Countless social movements are currently simmering below the radar. They are locally rooted and globally connected in translocal networks, creating new practices and ideas for tackling economic, ecological and social challenges. However, they merely flicker in the shadows if they fail to address existing power structures. In this blog, I provide some ways to harvest the full potential of translocal social movements to challenge existing economic and political systems.
This summer has seen raging wildfires and some of the hottest days in recorded history. Our world seems to be on fire, both physically and politically. The good news is that there is also fire reflected in the passion with which people are taking action. While they may seem invisible or marginal to many, there are communities everywhere across the globe implementing social change in neighbourhoods, cities and rural areas. They are doing this through community energy initiatives, basic income experiments, cooperative banks, ecovillages, co-working spaces, digital fabrication workshops, sharing platforms, agriculture cooperatives, urban labs and much more. Rather than waiting for systems to change, these initiatives are creating new ways of doing, thinking and organizing, based on ecological and human values and by nurturing common goods and treasuring basic human rights and democracy.
Many of these initiatives are supported, promoted, connected and organized through social movements and international network organizations. There is, for instance, the Global Ecovillage Network (connecting hundreds of ecovillages across the world), Transition Towns (grassroots communities working on local resilience) and the International Co-operative Association. In the field of food and agro-ecology, there is the Seed Exchange Network (defending biodiversity and seed freedom), the Slow Food movement and La Via Campesina (a farmers’ movement to promote social justice). Focusing specifically on finance and economics, there is the European Federation of Ethical and Alternative Banks (FEBEA), Time Banks (reciprocal service exchange), the Intercontinental Network for the Promotion of the Social Solidarity Economy (RIPESS), Shareable and the Basic Income Earth Network. There are many more examples, such as the International Observatory for Participatory Democracy, the Impact Hub (social impact entrepreneurs), FABLABS (digital fabrication workshops), the DESIS-network (design for social innovation and sustainability), and the international Living Knowledge Network of science shops (for more information on these examples see here).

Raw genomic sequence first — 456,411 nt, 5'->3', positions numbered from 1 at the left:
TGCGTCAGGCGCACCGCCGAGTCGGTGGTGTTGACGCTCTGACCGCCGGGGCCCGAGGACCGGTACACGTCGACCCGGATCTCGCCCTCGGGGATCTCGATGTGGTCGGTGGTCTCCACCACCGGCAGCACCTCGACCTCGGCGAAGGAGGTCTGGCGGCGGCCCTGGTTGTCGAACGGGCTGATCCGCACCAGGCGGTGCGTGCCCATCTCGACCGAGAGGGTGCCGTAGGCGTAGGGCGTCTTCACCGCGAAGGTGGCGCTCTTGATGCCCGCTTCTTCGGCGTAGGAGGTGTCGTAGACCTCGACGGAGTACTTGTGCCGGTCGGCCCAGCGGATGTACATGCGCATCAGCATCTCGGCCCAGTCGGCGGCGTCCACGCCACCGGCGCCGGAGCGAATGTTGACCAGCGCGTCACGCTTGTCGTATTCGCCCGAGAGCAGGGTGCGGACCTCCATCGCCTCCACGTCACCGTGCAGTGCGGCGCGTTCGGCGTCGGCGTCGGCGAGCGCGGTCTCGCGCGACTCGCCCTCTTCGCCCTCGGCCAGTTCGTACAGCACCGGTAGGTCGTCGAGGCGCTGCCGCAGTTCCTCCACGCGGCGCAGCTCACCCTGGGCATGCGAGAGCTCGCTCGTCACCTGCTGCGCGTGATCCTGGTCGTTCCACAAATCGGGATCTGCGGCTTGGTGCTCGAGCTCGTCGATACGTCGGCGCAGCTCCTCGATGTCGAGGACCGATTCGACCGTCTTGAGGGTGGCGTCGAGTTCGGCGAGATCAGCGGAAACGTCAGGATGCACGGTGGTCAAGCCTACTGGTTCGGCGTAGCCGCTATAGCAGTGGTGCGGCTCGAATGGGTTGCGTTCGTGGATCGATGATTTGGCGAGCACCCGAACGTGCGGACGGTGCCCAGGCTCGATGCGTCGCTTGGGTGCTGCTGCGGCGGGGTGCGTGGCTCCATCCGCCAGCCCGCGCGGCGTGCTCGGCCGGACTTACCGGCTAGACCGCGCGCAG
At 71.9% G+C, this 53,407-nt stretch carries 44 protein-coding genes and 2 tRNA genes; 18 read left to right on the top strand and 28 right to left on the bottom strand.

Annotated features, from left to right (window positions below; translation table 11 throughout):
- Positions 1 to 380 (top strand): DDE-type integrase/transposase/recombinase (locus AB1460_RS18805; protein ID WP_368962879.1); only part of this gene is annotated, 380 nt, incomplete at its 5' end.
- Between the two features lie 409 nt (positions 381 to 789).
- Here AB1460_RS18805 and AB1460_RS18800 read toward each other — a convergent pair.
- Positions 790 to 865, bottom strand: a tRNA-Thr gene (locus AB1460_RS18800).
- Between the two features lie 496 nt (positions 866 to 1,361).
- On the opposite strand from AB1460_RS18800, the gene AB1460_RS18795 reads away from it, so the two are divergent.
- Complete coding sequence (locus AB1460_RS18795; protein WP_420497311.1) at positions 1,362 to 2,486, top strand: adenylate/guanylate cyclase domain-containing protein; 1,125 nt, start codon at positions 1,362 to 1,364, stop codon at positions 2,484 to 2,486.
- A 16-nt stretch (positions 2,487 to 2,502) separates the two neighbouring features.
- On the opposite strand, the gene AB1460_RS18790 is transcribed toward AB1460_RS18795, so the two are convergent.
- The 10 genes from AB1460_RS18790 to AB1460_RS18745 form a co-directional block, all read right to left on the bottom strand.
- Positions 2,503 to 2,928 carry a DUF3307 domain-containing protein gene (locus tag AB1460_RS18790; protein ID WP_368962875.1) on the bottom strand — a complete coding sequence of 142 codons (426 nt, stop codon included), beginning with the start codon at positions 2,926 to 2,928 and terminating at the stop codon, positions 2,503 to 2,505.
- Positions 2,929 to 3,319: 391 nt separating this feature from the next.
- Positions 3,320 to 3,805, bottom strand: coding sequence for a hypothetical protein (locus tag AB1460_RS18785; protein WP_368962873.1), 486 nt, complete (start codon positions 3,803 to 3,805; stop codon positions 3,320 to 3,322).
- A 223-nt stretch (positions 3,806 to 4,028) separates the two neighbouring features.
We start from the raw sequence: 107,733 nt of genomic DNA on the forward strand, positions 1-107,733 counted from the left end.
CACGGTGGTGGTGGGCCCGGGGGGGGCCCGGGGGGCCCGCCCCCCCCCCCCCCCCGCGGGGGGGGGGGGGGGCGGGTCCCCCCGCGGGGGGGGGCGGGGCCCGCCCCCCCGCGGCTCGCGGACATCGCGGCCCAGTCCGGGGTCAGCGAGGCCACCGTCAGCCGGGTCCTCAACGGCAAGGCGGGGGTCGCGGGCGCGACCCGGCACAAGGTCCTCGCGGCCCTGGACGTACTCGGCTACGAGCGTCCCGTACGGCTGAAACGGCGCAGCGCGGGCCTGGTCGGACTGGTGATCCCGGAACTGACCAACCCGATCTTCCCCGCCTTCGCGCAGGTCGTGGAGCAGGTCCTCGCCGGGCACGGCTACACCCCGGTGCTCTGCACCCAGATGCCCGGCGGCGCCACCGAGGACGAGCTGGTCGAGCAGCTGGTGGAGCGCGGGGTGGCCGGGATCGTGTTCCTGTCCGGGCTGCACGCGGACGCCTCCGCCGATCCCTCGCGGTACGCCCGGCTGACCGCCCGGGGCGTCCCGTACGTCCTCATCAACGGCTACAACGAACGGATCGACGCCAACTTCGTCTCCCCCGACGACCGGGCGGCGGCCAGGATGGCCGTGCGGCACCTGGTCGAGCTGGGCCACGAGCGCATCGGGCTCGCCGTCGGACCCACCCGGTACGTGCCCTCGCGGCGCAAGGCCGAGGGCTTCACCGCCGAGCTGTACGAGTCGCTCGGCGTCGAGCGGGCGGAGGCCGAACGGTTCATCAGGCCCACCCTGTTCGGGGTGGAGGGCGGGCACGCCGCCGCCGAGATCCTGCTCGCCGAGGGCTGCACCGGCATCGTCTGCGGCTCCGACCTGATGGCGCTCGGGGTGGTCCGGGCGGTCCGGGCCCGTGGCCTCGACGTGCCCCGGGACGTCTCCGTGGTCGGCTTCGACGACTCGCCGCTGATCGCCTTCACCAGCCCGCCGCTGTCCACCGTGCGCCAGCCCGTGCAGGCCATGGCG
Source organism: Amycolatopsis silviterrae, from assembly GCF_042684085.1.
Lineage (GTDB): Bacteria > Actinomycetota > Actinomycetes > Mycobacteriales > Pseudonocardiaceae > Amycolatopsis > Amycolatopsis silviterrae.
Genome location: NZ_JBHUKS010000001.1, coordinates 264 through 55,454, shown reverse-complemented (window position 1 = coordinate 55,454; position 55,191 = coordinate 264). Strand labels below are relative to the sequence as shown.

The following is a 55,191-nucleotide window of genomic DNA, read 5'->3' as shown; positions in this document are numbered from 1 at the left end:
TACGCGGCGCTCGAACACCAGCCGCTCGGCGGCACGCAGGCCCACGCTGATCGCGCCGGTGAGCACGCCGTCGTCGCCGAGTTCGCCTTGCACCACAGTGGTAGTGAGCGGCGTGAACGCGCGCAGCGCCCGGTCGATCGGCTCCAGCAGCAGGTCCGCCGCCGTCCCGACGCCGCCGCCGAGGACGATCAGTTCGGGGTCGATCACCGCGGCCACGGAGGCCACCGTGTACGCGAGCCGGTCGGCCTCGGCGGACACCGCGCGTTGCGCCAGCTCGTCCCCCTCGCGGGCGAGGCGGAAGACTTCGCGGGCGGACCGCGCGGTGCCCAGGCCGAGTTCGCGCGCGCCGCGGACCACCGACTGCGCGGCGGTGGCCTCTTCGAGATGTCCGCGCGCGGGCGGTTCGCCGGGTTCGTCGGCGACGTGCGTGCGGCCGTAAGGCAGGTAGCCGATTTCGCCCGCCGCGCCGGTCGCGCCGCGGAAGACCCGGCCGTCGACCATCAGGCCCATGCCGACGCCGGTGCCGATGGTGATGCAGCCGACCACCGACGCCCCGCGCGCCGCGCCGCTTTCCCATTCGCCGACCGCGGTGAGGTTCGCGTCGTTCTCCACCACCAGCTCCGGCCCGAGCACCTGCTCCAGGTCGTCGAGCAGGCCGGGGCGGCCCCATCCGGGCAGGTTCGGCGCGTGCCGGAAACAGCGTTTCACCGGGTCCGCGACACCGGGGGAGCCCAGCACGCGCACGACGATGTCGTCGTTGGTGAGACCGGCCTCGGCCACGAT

These networks share two important characteristics. First, they breed social innovation by changing social relations through new ways of doing, thinking and organizing. As such they are not just protesting against existing systems, but also creating and implementing alternatives. Second, they are locally rooted, while also being globally connected through translocal networks. These translocal networks can integrate the best of both the global and the local, connecting communities internationally and promoting global solidarity while also acknowledging and appreciating deep local identities and traditions. This combination of an innovative spirit and translocal connections is important to empower people to take collective action.
Yet, these movements merely flicker in the shadows if they fail to address existing power structures in the global economy. For each translocal network promoting alternative approaches, there are a dozen (inter)national formal and informal networks lobbying the political and commercial interests of existing conglomerates. Be it the fossil fuel industry, the housing market, central banks, agricultural monopolies or authoritarian political regimes, the power of these centralized public-private partnerships extends across all domains and regions. In this context it is not enough to empower people to choose alternative solutions. In order to transform existing systems, it is also necessary to challenge, alter and replace existing power structures. Or, in other words, it is necessary to ignite the countervailing power of translocal social movements to challenge existing economic systems, commercial interests and political ideologies.